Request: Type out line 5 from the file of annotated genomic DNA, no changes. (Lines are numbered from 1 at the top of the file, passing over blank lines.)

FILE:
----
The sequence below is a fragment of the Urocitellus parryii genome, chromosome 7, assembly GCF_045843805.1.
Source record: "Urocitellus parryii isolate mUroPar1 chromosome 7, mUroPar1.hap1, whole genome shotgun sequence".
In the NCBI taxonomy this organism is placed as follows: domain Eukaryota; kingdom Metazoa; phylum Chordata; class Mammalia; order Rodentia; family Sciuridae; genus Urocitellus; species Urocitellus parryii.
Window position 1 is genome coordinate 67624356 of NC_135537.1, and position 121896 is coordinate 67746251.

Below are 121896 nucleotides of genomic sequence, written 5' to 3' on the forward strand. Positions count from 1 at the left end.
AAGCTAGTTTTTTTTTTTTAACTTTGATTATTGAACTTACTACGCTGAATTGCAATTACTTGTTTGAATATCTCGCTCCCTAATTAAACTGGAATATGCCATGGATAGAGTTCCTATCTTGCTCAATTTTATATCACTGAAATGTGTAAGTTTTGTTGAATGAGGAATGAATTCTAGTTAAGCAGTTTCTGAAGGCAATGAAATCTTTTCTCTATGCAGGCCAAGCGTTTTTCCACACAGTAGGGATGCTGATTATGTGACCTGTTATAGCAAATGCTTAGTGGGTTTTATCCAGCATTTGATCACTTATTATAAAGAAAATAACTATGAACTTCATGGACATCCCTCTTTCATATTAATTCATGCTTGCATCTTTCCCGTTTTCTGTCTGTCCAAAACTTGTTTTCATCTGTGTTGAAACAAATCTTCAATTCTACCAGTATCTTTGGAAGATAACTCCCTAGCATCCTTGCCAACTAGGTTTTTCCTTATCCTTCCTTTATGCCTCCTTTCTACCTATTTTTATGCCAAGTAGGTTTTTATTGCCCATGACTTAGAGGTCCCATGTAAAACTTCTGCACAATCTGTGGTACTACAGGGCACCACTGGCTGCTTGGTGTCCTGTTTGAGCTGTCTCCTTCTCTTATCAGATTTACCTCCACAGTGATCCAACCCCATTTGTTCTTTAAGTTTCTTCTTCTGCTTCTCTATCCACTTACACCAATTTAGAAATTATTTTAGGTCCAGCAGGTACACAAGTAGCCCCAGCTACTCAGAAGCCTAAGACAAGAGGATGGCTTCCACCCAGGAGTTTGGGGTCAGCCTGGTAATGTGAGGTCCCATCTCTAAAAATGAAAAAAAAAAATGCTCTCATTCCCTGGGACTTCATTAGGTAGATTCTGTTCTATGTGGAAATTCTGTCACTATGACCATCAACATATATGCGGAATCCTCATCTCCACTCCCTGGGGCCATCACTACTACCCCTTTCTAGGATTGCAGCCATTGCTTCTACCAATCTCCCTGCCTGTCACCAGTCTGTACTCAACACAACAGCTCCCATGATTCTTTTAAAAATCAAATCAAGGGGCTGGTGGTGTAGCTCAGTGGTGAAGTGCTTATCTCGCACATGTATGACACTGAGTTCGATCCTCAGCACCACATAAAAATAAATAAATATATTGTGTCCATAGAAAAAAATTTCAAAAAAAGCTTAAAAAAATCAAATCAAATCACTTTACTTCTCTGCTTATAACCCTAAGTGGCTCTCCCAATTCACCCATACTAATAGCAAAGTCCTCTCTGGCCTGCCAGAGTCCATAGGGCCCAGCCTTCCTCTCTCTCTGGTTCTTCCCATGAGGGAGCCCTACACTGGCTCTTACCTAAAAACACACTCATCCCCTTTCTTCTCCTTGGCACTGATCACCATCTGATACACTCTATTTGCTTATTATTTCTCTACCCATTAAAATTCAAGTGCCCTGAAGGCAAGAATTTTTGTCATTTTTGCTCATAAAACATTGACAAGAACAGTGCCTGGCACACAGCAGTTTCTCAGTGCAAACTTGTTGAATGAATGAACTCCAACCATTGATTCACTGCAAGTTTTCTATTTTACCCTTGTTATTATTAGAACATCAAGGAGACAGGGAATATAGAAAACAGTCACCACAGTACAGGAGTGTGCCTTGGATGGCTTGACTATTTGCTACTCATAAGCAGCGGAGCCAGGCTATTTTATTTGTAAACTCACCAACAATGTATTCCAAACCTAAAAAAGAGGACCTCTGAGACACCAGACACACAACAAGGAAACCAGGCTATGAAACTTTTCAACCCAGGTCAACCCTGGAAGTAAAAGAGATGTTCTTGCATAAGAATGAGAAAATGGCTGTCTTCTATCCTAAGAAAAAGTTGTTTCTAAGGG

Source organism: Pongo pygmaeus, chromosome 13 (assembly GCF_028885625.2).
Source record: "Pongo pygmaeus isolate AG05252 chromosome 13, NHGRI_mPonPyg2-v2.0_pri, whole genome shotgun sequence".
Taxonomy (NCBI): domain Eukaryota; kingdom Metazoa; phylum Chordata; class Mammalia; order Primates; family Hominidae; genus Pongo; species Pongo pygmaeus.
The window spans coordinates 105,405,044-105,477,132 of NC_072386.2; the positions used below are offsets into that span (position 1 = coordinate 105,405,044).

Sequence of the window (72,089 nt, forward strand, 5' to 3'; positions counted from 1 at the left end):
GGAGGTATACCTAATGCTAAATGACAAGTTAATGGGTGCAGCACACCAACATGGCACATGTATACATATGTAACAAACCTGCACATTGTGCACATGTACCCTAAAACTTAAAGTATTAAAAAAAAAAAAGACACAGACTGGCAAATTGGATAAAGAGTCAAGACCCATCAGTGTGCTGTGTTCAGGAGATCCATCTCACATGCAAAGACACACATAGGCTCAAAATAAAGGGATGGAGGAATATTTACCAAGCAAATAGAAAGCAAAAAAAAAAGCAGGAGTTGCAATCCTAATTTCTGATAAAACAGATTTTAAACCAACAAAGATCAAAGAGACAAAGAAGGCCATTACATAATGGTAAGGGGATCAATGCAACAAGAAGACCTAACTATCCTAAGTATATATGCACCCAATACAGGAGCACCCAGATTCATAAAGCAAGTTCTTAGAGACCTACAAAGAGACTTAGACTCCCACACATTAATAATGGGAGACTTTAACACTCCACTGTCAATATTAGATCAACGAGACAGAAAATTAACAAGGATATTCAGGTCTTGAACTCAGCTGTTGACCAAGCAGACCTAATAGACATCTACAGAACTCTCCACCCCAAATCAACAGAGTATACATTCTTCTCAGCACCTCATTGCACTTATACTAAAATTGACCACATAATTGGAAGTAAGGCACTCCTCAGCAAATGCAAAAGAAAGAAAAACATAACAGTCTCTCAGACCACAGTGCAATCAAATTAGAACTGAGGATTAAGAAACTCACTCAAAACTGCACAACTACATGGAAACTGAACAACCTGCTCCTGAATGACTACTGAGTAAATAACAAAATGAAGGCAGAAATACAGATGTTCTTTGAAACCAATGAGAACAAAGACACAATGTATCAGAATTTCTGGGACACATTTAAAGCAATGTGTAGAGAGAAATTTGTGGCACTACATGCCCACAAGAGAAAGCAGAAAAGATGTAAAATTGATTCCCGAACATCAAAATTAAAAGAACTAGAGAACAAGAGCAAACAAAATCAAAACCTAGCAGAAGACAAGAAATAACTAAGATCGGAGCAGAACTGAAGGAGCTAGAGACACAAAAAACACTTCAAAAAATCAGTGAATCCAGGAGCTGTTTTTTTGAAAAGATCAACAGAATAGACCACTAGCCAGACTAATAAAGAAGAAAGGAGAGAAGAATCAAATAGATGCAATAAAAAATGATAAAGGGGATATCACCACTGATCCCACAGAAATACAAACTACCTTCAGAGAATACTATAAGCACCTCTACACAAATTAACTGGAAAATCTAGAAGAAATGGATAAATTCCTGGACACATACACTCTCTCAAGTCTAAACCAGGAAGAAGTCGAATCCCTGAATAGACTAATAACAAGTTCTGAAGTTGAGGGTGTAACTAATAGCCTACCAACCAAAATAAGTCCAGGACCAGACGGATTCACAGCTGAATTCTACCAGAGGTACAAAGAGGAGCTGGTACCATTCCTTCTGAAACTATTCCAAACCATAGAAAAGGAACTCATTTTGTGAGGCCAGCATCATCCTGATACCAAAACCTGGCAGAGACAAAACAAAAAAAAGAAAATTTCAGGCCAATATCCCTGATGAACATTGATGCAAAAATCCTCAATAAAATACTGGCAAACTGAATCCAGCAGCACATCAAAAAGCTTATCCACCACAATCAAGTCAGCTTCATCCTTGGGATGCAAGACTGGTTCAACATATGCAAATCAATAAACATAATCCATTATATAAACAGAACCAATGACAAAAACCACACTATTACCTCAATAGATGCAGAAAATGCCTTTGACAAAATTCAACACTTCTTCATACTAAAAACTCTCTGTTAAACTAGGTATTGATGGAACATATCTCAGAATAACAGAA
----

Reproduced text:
Below are 121896 nucleotides of genomic sequence, written 5' to 3' on the forward strand. Positions count from 1 at the left end.